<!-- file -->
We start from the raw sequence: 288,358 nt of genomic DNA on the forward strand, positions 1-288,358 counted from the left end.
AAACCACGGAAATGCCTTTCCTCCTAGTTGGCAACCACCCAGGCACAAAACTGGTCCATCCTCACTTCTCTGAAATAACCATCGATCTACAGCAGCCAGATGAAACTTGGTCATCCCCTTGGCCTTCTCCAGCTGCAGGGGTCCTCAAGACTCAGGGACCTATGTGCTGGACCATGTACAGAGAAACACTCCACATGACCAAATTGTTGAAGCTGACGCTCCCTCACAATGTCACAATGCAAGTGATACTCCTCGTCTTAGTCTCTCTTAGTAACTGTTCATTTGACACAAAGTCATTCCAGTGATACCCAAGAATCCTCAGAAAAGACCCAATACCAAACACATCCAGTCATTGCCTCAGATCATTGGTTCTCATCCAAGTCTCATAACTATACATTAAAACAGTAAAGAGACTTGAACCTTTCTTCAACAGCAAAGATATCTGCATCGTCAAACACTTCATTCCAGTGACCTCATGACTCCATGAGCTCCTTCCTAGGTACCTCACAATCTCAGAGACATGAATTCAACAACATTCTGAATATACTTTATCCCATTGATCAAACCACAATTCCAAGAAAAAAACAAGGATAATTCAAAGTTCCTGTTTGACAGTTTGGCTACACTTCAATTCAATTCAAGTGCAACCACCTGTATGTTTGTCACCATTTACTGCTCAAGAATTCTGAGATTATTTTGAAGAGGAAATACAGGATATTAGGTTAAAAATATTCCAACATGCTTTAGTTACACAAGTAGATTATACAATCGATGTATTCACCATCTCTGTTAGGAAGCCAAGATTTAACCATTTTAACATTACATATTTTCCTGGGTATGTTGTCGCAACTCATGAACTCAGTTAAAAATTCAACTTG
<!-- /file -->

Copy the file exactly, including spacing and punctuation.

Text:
We start from the raw sequence: 288,358 nt of genomic DNA on the forward strand, positions 1-288,358 counted from the left end.
AAACCACGGAAATGCCTTTCCTCCTAGTTGGCAACCACCCAGGCACAAAACTGGTCCATCCTCACTTCTCTGAAATAACCATCGATCTACAGCAGCCAGATGAAACTTGGTCATCCCCTTGGCCTTCTCCAGCTGCAGGGGTCCTCAAGACTCAGGGACCTATGTGCTGGACCATGTACAGAGAAACACTCCACATGACCAAATTGTTGAAGCTGACGCTCCCTCACAATGTCACAATGCAAGTGATACTCCTCGTCTTAGTCTCTCTTAGTAACTGTTCATTTGACACAAAGTCATTCCAGTGATACCCAAGAATCCTCAGAAAAGACCCAATACCAAACACATCCAGTCATTGCCTCAGATCATTGGTTCTCATCCAAGTCTCATAACTATACATTAAAACAGTAAAGAGACTTGAACCTTTCTTCAACAGCAAAGATATCTGCATCGTCAAACACTTCATTCCAGTGACCTCATGACTCCATGAGCTCCTTCCTAGGTACCTCACAATCTCAGAGACATGAATTCAACAACATTCTGAATATACTTTATCCCATTGATCAAACCACAATTCCAAGAAAAAAACAAGGATAATTCAAAGTTCCTGTTTGACAGTTTGGCTACACTTCAATTCAATTCAAGTGCAACCACCTGTATGTTTGTCACCATTTACTGCTCAAGAATTCTGAGATTATTTTGAAGAGGAAATACAGGATATTAGGTTAAAAATATTCCAACATGCTTTAGTTACACAAGTAGATTATACAATCGATGTATTCACCATCTCTGTTAGGAAGCCAAGATTTAACCATTTTAACATTACATATTTTCCTGGGTATGTTGTCGCAACTCATGAACTCAGTTAAAAATTCAACTTG